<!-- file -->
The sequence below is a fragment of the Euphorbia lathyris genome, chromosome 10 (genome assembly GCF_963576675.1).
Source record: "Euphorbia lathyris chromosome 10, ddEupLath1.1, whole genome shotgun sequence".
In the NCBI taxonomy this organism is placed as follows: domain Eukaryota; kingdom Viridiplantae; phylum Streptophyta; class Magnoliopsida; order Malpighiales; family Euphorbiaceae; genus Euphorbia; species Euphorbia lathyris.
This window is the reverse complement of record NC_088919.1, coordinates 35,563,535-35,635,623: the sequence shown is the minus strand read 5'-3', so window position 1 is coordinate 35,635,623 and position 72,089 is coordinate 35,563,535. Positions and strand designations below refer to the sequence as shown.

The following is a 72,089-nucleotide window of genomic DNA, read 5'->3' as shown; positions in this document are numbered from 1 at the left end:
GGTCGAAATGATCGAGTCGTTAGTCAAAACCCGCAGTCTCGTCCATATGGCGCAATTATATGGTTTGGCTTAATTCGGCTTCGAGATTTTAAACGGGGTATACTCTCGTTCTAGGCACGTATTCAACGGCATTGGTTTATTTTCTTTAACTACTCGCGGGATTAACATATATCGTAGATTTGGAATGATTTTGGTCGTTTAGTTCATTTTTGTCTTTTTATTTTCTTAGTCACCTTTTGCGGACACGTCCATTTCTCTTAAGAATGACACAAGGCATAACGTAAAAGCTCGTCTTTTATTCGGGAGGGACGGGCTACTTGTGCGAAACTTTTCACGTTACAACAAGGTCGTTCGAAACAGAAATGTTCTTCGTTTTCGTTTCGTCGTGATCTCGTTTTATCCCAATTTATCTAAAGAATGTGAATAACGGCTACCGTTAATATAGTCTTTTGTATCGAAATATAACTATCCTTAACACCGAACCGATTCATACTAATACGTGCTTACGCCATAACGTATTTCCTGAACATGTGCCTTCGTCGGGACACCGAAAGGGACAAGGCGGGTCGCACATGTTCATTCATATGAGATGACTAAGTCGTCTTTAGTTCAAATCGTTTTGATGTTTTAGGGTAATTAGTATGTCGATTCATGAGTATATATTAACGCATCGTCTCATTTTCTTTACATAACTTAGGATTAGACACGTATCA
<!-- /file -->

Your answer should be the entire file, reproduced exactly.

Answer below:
The sequence below is a fragment of the Euphorbia lathyris genome, chromosome 10 (genome assembly GCF_963576675.1).
Source record: "Euphorbia lathyris chromosome 10, ddEupLath1.1, whole genome shotgun sequence".
In the NCBI taxonomy this organism is placed as follows: domain Eukaryota; kingdom Viridiplantae; phylum Streptophyta; class Magnoliopsida; order Malpighiales; family Euphorbiaceae; genus Euphorbia; species Euphorbia lathyris.
This window is the reverse complement of record NC_088919.1, coordinates 35,563,535-35,635,623: the sequence shown is the minus strand read 5'-3', so window position 1 is coordinate 35,635,623 and position 72,089 is coordinate 35,563,535. Positions and strand designations below refer to the sequence as shown.

The following is a 72,089-nucleotide window of genomic DNA, read 5'->3' as shown; positions in this document are numbered from 1 at the left end:
GGTCGAAATGATCGAGTCGTTAGTCAAAACCCGCAGTCTCGTCCATATGGCGCAATTATATGGTTTGGCTTAATTCGGCTTCGAGATTTTAAACGGGGTATACTCTCGTTCTAGGCACGTATTCAACGGCATTGGTTTATTTTCTTTAACTACTCGCGGGATTAACATATATCGTAGATTTGGAATGATTTTGGTCGTTTAGTTCATTTTTGTCTTTTTATTTTCTTAGTCACCTTTTGCGGACACGTCCATTTCTCTTAAGAATGACACAAGGCATAACGTAAAAGCTCGTCTTTTATTCGGGAGGGACGGGCTACTTGTGCGAAACTTTTCACGTTACAACAAGGTCGTTCGAAACAGAAATGTTCTTCGTTTTCGTTTCGTCGTGATCTCGTTTTATCCCAATTTATCTAAAGAATGTGAATAACGGCTACCGTTAATATAGTCTTTTGTATCGAAATATAACTATCCTTAACACCGAACCGATTCATACTAATACGTGCTTACGCCATAACGTATTTCCTGAACATGTGCCTTCGTCGGGACACCGAAAGGGACAAGGCGGGTCGCACATGTTCATTCATATGAGATGACTAAGTCGTCTTTAGTTCAAATCGTTTTGATGTTTTAGGGTAATTAGTATGTCGATTCATGAGTATATATTAACGCATCGTCTCATTTTCTTTACATAACTTAGGATTAGACACGTATCA